What is Considered a Dental Emergency?

What is Considered a Dental Emergency?

Dental emergencies do not follow any schedule or timeline; they can occur anytime, anywhere. While it may not be possible to prevent dental emergencies entirely, knowing what constitutes an emergency and how to manage one can help minimize the damage and pain.

What Constitutes a Dental Emergency For Most People?

According to the American Dental Association, any potentially life-threatening injury or situation that requires immediate treatment is a dental emergency. Some of the common dental emergency cases that Dr. Nielsen comes across at Bell Road Dentistry include:

  • Uncontrolled bleeding 
  • Knocked-off tooth 
  • Dental infections or swellings that cause difficult breathing 
  • A fractured or chipped tooth 
  • Severe, uncontrolled toothache 
  • Dislocated or fractured jaw joint 
  • An object stuck between two teeth
  • A dislodged orthodontic wire that impinges on the oral soft tissues

How to Manage Common Dental Emergencies?

In case of a dental emergency, seek dental or medical help without delay. After controlling the bleeding, call your dentist immediately, explain the situation to them, and request an emergency appointment. If the emergency occurs out of business hours, you contact Dr. Nielsen at the emergency hotline number for Bell Road Dentistry. However, if you are out of town and cannot visit us, you should immediately walk into a nearby dental practice or hospital’s emergency room. 

Knocked-Out Tooth

In case of a permanent avulsed tooth, hold it by the crown-end and gently wash it to remove debris. Try to insert the tooth back into its socket gently; don’t apply excessive force if you can. Instead, keep the tooth inside a jar containing milk or tooth preservative solution. If these are not available, you can simply keep the tooth inside your cheeks while you drive to the dentist’s office. 

Uncontrolled Bleeding

Try to identify the site of the bleeding. Afterward, place a clean cloth over the bleeding area and apply pressure with your fingers to stop the bleeding, and rush towards your dentist’s office or nearby emergency room.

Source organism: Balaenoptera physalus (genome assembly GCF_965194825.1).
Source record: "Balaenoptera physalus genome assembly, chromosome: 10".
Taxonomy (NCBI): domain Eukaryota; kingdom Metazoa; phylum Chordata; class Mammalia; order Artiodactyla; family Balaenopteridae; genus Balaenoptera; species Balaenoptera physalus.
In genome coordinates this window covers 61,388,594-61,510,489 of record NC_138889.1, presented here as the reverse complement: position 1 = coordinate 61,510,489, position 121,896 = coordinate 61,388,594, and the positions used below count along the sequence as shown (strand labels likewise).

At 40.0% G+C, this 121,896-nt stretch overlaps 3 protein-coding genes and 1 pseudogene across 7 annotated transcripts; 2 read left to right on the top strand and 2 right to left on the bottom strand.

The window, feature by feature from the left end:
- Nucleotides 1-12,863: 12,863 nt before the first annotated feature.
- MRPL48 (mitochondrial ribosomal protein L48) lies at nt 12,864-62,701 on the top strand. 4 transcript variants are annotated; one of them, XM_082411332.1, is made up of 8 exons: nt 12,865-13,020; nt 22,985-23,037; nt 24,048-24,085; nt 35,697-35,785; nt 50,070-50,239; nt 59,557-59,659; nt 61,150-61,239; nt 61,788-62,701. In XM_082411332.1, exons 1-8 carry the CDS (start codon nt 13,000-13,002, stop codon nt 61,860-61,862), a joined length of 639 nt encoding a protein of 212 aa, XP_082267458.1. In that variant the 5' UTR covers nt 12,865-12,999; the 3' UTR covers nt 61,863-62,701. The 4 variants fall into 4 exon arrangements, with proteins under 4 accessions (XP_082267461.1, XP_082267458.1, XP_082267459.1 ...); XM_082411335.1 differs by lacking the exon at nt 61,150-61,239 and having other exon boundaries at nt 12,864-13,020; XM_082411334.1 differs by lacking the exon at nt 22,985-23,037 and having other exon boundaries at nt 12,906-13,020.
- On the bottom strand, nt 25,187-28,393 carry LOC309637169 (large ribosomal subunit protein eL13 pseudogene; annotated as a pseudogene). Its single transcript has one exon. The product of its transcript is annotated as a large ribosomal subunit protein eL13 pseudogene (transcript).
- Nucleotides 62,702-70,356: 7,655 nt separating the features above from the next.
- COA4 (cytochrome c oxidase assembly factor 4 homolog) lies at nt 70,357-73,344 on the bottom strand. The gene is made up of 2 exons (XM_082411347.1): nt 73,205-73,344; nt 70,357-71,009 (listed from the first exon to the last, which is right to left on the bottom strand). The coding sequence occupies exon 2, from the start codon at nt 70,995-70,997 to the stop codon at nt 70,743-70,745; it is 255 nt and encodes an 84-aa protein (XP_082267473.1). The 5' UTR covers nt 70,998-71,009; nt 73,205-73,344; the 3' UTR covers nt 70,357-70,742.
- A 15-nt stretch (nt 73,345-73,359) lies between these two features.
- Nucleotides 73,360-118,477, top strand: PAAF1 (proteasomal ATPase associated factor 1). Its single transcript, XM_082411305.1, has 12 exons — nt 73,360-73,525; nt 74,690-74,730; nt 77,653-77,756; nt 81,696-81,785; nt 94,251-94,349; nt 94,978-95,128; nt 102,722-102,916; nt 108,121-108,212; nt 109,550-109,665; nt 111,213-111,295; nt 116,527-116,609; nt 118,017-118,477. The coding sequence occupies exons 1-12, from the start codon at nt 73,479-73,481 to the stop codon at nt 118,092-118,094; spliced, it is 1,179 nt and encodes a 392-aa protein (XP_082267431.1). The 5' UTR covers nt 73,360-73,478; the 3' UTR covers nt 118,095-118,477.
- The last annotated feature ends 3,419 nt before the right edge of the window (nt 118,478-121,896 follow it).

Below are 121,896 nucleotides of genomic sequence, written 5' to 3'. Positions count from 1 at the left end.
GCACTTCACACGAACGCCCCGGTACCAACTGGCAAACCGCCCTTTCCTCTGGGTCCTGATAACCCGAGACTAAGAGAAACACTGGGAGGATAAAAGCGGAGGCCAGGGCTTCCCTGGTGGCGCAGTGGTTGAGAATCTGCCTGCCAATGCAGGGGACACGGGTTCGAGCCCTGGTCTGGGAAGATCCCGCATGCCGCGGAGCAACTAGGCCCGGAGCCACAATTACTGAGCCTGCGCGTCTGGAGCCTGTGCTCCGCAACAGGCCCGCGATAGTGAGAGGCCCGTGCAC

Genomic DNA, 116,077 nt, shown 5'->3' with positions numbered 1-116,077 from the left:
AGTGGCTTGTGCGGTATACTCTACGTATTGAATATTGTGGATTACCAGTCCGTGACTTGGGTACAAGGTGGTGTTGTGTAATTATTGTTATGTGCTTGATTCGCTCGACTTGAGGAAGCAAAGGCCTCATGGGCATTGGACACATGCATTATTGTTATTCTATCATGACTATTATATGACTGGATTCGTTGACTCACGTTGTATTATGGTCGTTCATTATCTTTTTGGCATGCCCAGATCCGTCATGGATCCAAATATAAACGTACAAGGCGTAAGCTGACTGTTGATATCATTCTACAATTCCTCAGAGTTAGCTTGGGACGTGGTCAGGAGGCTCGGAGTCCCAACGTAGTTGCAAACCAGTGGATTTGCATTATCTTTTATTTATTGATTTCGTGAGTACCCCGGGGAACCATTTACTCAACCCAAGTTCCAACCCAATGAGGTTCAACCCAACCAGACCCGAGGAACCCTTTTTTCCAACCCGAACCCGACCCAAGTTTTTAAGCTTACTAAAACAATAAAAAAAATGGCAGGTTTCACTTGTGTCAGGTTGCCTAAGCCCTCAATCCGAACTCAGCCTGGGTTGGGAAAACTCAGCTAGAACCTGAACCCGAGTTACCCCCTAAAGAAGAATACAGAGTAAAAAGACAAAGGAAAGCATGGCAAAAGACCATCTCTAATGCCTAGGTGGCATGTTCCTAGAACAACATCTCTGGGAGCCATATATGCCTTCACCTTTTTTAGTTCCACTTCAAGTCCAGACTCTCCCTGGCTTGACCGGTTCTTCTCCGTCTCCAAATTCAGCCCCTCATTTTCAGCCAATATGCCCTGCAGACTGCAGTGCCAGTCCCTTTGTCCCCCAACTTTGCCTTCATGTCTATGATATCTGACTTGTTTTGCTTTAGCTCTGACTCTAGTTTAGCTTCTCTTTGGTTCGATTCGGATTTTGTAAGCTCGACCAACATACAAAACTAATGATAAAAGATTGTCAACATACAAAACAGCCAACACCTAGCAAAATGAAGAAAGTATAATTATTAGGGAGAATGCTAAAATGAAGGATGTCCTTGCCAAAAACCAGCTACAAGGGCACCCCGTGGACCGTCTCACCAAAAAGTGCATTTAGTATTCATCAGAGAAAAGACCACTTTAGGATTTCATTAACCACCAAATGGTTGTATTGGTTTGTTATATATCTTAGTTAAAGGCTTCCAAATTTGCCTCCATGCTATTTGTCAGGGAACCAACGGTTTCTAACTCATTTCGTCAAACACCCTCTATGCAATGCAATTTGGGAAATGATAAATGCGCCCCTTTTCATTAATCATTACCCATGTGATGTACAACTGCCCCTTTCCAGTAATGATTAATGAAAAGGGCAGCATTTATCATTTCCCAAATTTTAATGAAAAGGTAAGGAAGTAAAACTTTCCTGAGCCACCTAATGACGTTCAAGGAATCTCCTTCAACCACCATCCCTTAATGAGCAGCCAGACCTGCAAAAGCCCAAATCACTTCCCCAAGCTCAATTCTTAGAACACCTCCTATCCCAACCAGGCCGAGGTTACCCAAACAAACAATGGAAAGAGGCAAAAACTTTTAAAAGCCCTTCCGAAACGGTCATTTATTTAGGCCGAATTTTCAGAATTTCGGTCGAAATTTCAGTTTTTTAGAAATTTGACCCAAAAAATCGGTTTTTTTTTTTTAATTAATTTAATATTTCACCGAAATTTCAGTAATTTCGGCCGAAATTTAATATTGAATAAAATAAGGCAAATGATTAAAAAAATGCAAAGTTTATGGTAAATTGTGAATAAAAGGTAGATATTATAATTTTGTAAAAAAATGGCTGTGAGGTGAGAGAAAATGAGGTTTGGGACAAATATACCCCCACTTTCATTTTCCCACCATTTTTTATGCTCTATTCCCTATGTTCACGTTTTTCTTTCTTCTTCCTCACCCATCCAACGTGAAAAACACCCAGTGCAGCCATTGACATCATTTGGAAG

Severe Toothache

If you have a painful toothache that does not go away after taking pain medication, it is cause for concern as it may be due to an underlying dental infection. Gently clean the affected tooth with a cloth and rinse with warm water to remove any foreign object. While you’re waiting to see your dentist, apply ice packs over the affected side’s skin to minimize swelling and pain. 

An Impinging Orthodontic Wire

If an orthodontic wire has become loose and its edge hurts your soft tissues, apply utility wax over the border to prevent further damage. Alternatively, you may chew a piece of chewing gum and then use it over the sharp edge. This will avoid any soft tissue injury while waiting for an emergency appointment. 

What To Do If You Are Experiencing A Dental Emergency

At Bell Road Dentistry, Dr. Nielsen believes that while dental emergencies cannot be avoided altogether, they can be prevented. However, if you or a loved one experiences a dental emergency, the first step is to determine whether it is serious enough to head to the emergency room. If it is not life threatening or doesn't require visiting the emergency room, Bell Road Dentistry is there for you. Call us immediately for an emergency appointment,  and we will do our best to take care of you right away.